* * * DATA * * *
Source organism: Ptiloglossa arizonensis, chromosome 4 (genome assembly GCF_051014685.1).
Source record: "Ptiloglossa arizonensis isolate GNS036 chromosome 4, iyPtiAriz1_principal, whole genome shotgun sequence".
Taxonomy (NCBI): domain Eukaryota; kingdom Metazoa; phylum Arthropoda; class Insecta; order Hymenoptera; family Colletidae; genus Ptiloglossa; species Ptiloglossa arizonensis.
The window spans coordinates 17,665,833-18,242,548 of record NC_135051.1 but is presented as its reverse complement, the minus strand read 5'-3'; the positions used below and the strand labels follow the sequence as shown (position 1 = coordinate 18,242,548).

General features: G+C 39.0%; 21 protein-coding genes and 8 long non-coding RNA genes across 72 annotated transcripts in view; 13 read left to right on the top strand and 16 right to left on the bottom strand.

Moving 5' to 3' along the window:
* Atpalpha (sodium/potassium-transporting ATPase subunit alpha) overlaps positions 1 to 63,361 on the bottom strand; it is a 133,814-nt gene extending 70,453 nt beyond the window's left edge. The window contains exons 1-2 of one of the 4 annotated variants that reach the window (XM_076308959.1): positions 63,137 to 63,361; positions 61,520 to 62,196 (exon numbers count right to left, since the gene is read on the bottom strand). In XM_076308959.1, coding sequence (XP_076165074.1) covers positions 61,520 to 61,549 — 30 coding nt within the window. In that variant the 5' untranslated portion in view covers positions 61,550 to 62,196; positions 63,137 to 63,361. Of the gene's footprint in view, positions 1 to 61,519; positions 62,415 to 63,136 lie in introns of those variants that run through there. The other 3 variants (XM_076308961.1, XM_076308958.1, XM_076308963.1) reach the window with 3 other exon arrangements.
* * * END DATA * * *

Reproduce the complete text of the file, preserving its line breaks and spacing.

Source organism: Ptiloglossa arizonensis, chromosome 4 (genome assembly GCF_051014685.1).
Source record: "Ptiloglossa arizonensis isolate GNS036 chromosome 4, iyPtiAriz1_principal, whole genome shotgun sequence".
Taxonomy (NCBI): domain Eukaryota; kingdom Metazoa; phylum Arthropoda; class Insecta; order Hymenoptera; family Colletidae; genus Ptiloglossa; species Ptiloglossa arizonensis.
The window spans coordinates 17,665,833-18,242,548 of record NC_135051.1 but is presented as its reverse complement, the minus strand read 5'-3'; the positions used below and the strand labels follow the sequence as shown (position 1 = coordinate 18,242,548).

General features: G+C 39.0%; 21 protein-coding genes and 8 long non-coding RNA genes across 72 annotated transcripts in view; 13 read left to right on the top strand and 16 right to left on the bottom strand.

Moving 5' to 3' along the window:
* Atpalpha (sodium/potassium-transporting ATPase subunit alpha) overlaps positions 1 to 63,361 on the bottom strand; it is a 133,814-nt gene extending 70,453 nt beyond the window's left edge. The window contains exons 1-2 of one of the 4 annotated variants that reach the window (XM_076308959.1): positions 63,137 to 63,361; positions 61,520 to 62,196 (exon numbers count right to left, since the gene is read on the bottom strand). In XM_076308959.1, coding sequence (XP_076165074.1) covers positions 61,520 to 61,549 — 30 coding nt within the window. In that variant the 5' untranslated portion in view covers positions 61,550 to 62,196; positions 63,137 to 63,361. Of the gene's footprint in view, positions 1 to 61,519; positions 62,415 to 63,136 lie in introns of those variants that run through there. The other 3 variants (XM_076308961.1, XM_076308958.1, XM_076308963.1) reach the window with 3 other exon arrangements.